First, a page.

Our research project working with the University of Exeter started in March 2017, funding a PhD student and a postdoctoral researcher for three years. The project focused on understanding more about cat behaviour and cat owner attitudes to hunting; so that we could move beyond the social conflict that has plagued the issue of cat predation on wildlife.
SongBird Survival partnered with a citizen scientist and an ecologist to identify potential mitigation measures to hunting behavior, without impeding on cat welfare.
This highly collaborative project looked specifically at:
We understand cat owners are likely to want to help their local wildlife including how to protect birds from cats, but they just don’t know where to start!
iCatCare’s Head of Cat Advocacy, Dr Sarah Ellis, said:
“The finding that many UK cat owners actually care a great deal about wildlife conservation and their cats’ impact on it, suggests that some owners are receptive to employing cat friendly ways of reducing hunting. The right interventions could improve wildlife conservation efforts, maintain good cat mental-wellbeing, and, at the same time improve the cat-human relationship."
Remember that the best way to protect our precious ecosystem if you have a cat at home, is to PECK:
These tiny acts can help to save our feathered friends and don’t impact the welfare of your cats. If we can all do our bit and work together to tackle the range of issues facing our songbirds today, we can reverse the decline.
For more tips and advice on how best to encourage birds to your garden, click here.
Sarah gained her PhD from the University of Exeter in 2017, and is now working as a Postdoctoral researcher within the College of Life and Environmental Sciences.
Martina Cecchetti has put in so much work on our study into Cats and Their Owners, alongside Dr Sarah Crowley and Prof. Robbie Mcdonald on the University of Exeter team.
Professor McDonald is Chair in Natural Environment at the University of Exeter. He leads the University's partnership with the National Wildlife Management Centre as part of a Wildlife Research Co-Operative.
Ceccheti, M., Crowley, S.L., McDonald, J., McDonald, R.A. (2022) Owner-ascribed personality profiles distinguish domestic cats that capture and bring home wild animal prey. Applied Animal Behavious Science. 105774. https://doi.org/10.1016/j.applanim.2022.105774
Ceccheti, M., Crowley, S.L.,Goodwin, C.E.D., McDonald, R.A. (2021) Provision of High Meat Content Food and Object Play Reduce Predation of Wild Animals by Domestic Cats Felis catus. Current Biology. 31:1-5. https://doi.org/10.1016/j.cub.2020.12.044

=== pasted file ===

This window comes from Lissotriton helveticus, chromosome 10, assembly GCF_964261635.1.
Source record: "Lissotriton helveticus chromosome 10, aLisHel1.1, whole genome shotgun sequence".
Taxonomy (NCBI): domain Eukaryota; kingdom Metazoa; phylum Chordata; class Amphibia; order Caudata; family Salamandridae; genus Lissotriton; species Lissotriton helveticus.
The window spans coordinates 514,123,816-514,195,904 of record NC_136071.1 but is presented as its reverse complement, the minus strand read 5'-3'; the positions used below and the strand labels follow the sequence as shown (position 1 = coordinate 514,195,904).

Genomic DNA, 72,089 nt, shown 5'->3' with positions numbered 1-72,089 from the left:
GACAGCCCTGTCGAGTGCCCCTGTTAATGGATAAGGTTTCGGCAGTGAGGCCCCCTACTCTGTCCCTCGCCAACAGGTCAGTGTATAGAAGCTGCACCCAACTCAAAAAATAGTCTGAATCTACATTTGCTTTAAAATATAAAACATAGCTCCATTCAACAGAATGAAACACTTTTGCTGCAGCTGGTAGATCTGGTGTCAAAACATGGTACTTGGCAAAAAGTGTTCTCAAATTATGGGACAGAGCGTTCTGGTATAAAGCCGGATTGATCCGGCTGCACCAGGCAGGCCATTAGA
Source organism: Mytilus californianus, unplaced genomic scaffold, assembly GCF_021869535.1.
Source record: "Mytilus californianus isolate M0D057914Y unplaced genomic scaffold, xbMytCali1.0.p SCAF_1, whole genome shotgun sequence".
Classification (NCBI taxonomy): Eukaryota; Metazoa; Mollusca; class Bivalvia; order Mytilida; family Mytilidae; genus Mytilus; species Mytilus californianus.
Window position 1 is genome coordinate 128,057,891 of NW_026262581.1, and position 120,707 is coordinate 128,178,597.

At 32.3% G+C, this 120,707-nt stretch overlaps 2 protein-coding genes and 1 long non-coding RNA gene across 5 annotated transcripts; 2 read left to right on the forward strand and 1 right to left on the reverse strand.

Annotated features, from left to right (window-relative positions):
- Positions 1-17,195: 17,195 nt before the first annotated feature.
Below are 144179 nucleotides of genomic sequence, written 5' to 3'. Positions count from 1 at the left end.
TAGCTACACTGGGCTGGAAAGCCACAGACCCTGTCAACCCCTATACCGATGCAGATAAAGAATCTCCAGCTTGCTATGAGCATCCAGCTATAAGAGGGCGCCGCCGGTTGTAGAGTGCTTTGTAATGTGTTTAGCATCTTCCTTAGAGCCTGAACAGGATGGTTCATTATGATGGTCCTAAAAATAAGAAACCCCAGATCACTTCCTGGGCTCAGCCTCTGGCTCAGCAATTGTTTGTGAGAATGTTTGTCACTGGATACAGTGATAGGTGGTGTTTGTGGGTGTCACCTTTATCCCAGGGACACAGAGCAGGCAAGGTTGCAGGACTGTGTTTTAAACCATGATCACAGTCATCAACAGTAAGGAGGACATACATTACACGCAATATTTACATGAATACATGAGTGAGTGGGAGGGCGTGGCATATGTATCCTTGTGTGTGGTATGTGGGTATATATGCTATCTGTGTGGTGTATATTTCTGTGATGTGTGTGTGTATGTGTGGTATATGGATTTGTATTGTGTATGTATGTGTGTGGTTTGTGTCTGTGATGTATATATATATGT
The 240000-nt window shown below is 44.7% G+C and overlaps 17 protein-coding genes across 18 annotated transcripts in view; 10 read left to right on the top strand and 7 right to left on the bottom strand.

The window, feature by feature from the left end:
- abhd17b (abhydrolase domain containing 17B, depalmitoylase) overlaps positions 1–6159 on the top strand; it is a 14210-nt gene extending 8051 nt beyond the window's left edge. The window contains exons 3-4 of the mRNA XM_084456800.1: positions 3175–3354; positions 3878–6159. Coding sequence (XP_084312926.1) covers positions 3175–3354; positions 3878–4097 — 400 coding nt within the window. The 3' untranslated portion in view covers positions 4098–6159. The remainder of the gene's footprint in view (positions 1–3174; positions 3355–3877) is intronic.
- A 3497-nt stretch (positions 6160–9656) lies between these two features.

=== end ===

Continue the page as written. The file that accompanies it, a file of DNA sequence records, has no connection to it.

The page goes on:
Ceccheti, M., Crowley, S.L., Wilson-Aggarwal, J., Nelli, L., McDonald, R.A. (2021) Spatial behavior of domestic cats and the effects of outdoor access restrictions and interventions to reduce predation of wildlife. Conservation Science and Practice. 4(2): https://doi.org/10.1111/csp2.597
Ceccheti, M., Crowley, S.L., Goodwin, C.E.D., Cole, H., McDonald, J., Bearhop, S., McDonald, R.A. (2021) Contributions of wild and provisioned foods to the diets of domestic cats that depredate wild animals. Ecosphere. 12(9): https://doi.org/10.1002/ecs2.3737
Ceccheti, M., Crowley, S.L., McDonald, R.A. (2020) Drivers and facilitators of hunting behaviour in domestic cats and options for management. Mammal Review. 51(3): 307-322.
Crowley, S.L., Cecchetti, M., McDonald, R.A. (2020) Diverse perspectives of cat owners indicate barriers to and opportunities for managing cat predation of wildlife. Frontiers in Ecology and Environment. 18(10): 544-549. https://doi.org/10.1002/fee.2254
Crowley, S.L., Cecchetti, M., McDonald, R.A. (2020) Our Wild Companions: Domestic cats in the Anthropocene. Trends in Ecology and Evolution. 35(6): 477-483. https://doi.org/10.1016/j.tree.2020.01.008
Crowley, S.L., Cecchetti, M., McDonald, R.A. (2019) Hunting behaviour in domestic cats: An exploratory study of risk and responsibility among cat owners. People and Nature. 1(1):18-30. https://doi.org/10.1002/pan3.6
Beckerman, A.P., Boots, M. and Gaston, K.J., 2007. Urban bird declines and the fear of cats. Animal Conservation, 10(3), pp.320-325.
Geiger, M., Kistler, C., Mattmann,P., Jenni, L., Hegglin, D., Bontadina, F. (2022) Colorful Collar-Covers andBells Reduce Wildlife Predation by Domestic Cats in a Continental European Setting. Frontiers in Ecology and Evolution. 10: https://doi.org/10.3389/fevo.2022.850442
McDonald, J.L., Maclean, M., Evans, M.R. and Hodgson, D.J., 2015. Reconciling actual and perceived rates of predation by domestic cats. Ecology and evolution, 5(14), pp.2745-2753.
PFMA (2022, March 18). Pet population 2021. Pet Food Manufacturers Association. https://www.pfma.org.uk/pet-population-2021
Santosde Assis, L., Mills, D.S. (2021) Introducing a Controlled Outdoor Environment Impacts Positively in Cat Welfare and Owner Concerns: The Use of a New Feline Welfare Assessment Tool. Frontiers in Veterinary Science. 7: https://doi.org/10.3389/fvets.2020.599284
Thomas, R.L., Fellowes, M.D. and Baker, P.J., 2012. Spatio-temporal variation in predation by urban domestic cats (Felis catus) and the acceptability of possible management actions in the UK. PLoS One, 7(11),p.e49369.
Woods, M., McDonald, R.A., Harris,S. (2003) Predation of wildlife by domestic cats Felis catus in Great Britain. Mammal Review. 33: 174– 188.
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